Monday’s Mix

Each Monday we present brief excerpts of recent posts from five of Canada’s award-winning legal blogs chosen at random* from forty-one recent Clawbie winners. In this way we hope to promote their work, with their permission, to as wide an audience as possible.

This week the randomly selected blogs are 1. Legal Post Blog 2. Social Media for Law Firms 3. Le Blogue du CRL 4. BC Injury Law Blog 5. Entertainment & Media Law Signal

Legal Post Blog
Lawyer speaks out against an antiquated family law system
It is a common refrain among regular Canadians, “I’m not sure I can afford to get divorced.” Even lawyers are fed up with a process that at times appears to be designed to create conflict rather than solve problems efficiently. Toronto divorce lawyer, Andrew Feldstein, has taken his views to the public in a new paper. “In It’s Time For Justice, I ask the politicians responsible for divorce law to recognize their obligations to all Canadians,” he says. “Just because 9-year-olds can’t vote doesn’t mean the local MP, MPP, or MLA does not represent them when laws about their parents’ split are being improved, stalled, or ignored,” he says. . . .

Social Media for Law Firms
5 Effortless Ways to Get Maximum Blog Commenting Love
Publishing your own legal blog is a huge accomplishment and take a lot of blood, sweat, tears and late nights. All serious bloggers will tell you the keys to a successful blog include consistency, dedication, inspiration and motivation. The best blogs feature an additional secret ingredient: a loyal fellowship of readers that love to comment. Blog commenters come with the added perks of: increased search engine optimization (naturally), building your reputation as a thought leader in your practice and/or industry and that general feel-good feeling you get when people “hang out” on your wall. . . .

Le Blogue du CRL
Congédiement hâté en raison d’une assignation à devenir juré
Lorsqu’un fait hâte le congédiement, par ailleurs inévitable, d’une employée lors de sa période de probation, prudence s’impose lorsque ce fait est relié à des présomptions de pratiques interdites! Ainsi, dans Fiset c. Femmes autochtones du Québec inc. (2013 QCCRT 0401), la Commission des relations du travail arrive à la conclusion que puisque le congédiement de l’employée a été hâté par le fait qu’elle avait été assignée à devenir juré, elle devait être réintégrée et indemnisée par l’équivalent du salaire et des autres avantages dont l’a privée le congédiement, et ce, jusqu’à la fin de sa probation. . . .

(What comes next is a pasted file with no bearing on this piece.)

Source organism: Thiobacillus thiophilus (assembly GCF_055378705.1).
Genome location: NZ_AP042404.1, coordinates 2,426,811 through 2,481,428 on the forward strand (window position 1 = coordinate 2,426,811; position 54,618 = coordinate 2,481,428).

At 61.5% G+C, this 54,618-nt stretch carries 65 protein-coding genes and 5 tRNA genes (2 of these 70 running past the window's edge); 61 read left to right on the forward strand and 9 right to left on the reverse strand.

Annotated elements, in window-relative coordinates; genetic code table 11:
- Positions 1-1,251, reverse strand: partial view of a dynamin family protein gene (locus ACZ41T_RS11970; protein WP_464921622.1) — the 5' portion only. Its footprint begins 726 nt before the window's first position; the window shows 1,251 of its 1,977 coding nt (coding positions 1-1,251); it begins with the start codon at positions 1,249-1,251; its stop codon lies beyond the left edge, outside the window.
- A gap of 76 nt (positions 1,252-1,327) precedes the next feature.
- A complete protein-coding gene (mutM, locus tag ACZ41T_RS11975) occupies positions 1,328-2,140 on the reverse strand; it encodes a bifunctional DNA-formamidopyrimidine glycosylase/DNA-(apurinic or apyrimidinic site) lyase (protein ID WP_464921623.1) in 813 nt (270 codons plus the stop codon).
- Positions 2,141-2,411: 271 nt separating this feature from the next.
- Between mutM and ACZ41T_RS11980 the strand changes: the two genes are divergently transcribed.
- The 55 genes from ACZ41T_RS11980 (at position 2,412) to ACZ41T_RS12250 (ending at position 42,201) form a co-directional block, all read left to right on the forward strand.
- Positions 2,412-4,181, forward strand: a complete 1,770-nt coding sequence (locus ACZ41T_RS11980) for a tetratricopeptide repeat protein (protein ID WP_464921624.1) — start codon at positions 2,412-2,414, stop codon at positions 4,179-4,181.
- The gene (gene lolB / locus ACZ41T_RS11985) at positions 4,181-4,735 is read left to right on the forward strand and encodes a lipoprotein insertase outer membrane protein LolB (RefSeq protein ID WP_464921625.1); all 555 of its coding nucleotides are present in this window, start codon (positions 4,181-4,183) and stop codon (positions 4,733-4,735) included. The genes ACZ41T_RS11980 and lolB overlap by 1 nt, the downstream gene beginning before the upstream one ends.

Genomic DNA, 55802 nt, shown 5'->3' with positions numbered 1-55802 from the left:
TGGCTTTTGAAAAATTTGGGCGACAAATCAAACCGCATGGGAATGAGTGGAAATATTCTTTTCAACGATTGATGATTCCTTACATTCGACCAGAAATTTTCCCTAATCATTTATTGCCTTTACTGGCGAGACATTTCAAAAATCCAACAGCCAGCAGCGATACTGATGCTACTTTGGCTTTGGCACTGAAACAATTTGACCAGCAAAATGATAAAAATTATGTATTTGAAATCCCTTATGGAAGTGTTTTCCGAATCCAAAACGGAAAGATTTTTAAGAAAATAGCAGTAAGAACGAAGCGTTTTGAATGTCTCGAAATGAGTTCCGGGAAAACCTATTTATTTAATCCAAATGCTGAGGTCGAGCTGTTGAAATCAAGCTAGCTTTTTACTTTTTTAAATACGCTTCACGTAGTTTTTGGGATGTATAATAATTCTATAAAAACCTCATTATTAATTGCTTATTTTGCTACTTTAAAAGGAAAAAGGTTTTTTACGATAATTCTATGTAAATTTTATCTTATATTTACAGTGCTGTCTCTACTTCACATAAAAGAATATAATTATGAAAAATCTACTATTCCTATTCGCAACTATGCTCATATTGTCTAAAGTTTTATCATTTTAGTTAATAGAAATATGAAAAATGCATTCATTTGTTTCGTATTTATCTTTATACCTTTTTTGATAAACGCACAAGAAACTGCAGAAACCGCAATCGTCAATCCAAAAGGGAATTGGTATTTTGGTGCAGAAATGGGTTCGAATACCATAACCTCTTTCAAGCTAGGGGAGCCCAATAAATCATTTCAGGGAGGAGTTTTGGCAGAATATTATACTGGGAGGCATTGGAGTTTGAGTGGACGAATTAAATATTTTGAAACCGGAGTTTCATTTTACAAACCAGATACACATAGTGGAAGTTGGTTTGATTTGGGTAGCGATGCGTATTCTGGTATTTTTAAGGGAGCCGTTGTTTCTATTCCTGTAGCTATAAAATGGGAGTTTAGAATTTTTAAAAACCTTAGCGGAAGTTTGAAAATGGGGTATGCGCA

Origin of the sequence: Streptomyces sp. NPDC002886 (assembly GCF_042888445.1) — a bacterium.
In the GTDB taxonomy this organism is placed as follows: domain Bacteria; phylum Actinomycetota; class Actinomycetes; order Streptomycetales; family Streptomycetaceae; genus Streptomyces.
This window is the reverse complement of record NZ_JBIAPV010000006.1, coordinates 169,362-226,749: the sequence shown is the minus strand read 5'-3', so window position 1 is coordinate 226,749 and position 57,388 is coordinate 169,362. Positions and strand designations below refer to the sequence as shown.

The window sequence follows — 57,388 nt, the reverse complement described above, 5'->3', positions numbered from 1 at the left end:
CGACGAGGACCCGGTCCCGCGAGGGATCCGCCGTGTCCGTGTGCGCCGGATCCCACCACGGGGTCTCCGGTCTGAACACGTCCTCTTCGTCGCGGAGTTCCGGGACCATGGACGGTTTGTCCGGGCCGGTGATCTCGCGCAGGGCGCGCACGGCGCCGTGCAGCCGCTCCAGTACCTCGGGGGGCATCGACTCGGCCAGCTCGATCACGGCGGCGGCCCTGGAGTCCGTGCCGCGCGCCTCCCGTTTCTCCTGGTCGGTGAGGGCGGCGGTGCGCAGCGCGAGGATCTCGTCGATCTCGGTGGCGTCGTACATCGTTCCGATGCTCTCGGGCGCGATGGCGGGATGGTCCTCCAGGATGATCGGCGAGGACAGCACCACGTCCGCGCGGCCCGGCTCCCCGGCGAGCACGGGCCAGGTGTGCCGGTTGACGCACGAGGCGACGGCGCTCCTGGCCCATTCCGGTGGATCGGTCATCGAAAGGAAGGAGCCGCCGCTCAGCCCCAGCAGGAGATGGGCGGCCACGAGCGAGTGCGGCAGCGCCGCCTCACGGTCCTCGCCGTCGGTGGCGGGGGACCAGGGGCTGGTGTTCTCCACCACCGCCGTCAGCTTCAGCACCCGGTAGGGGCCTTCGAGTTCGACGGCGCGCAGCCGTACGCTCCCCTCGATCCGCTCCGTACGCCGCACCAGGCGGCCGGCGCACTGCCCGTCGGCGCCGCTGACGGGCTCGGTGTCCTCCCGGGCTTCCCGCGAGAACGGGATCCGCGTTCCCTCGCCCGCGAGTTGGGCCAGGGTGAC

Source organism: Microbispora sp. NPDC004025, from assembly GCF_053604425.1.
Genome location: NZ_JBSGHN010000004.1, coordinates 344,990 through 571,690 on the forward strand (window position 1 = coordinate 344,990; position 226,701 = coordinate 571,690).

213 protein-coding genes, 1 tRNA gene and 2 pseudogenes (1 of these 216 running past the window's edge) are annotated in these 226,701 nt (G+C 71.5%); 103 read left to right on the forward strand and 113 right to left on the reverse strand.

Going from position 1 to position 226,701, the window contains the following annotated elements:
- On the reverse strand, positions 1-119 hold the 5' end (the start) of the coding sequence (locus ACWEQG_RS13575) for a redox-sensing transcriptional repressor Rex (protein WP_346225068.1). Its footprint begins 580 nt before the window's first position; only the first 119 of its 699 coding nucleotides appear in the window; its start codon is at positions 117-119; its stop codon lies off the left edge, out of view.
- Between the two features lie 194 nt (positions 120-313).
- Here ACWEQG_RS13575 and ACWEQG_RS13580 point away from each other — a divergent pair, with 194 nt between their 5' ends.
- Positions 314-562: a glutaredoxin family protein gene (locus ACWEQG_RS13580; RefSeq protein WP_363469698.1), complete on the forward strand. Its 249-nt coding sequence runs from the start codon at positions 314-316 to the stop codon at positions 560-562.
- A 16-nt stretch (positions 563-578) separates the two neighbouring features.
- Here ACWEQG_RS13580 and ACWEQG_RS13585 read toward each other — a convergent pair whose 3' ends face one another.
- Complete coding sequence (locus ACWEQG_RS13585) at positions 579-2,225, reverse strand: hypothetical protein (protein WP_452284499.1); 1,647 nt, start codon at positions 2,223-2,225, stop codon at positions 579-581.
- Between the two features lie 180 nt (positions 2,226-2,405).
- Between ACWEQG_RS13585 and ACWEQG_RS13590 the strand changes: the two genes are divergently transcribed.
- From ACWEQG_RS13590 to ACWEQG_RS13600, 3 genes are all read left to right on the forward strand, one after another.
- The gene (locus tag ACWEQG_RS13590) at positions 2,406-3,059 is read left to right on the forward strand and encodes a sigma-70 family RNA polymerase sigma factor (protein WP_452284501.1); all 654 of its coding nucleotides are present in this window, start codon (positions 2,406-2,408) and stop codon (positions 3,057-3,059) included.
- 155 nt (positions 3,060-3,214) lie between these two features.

BC Injury Law Blog
$95,000 Non-Pecuniary Assessment For Permanent Knee Injury Likely Requiring Replacement
Adding to this site’s database addressing non-pecuniary damages for knee injuries, reasons for judgement were released recently by the BC Supreme Court, Vancouver Registry, addressing such an injury. In the recent case (Majchrzak v. Avery) the Plaintiff was injured in a 2007 motorcycle collision when the Defendant’s vehicle failed to yield the right of way. The Plaintiff suffered a knee injury which continue to pose problems at the time of trial and likely would need full replacement in the future. In assessing non-pecuniary damages at $95,000 Madam Justice Brown provided the following reasons: . . .

Entertainment & Media Law Signal
Wiping the Slate Clean: When Fake Movie Products Have Real-World Counterparts
Often when practicing entertainment law, particularly in Canada, attempts to analyze a particular situation run up against a road-block: there seems to be no caselaw covering the issue, and you’re stymied as to how to advise your client (beyond offering the most banal observations like “Well, there’s a risk”). Then, of course, the second-guessing begins: there must be some caselaw on this topic, and I’ve just missed it – right? It’s nice to have a decision like Fortres Grand Corporation v Warner Bros Entertainment (USDC, N.D. Indiana, 2013 WL 2156318) which covers multiple grounds: it provides some judicial guidance on a matter and confirms that you weren’t wrong when you couldn’t find any other decisions. Though the decision is an American one, and the analysis doesn’t perfectly map onto Canadian law, it is still a decision worth the attention of film & TV production lawyers. . . .

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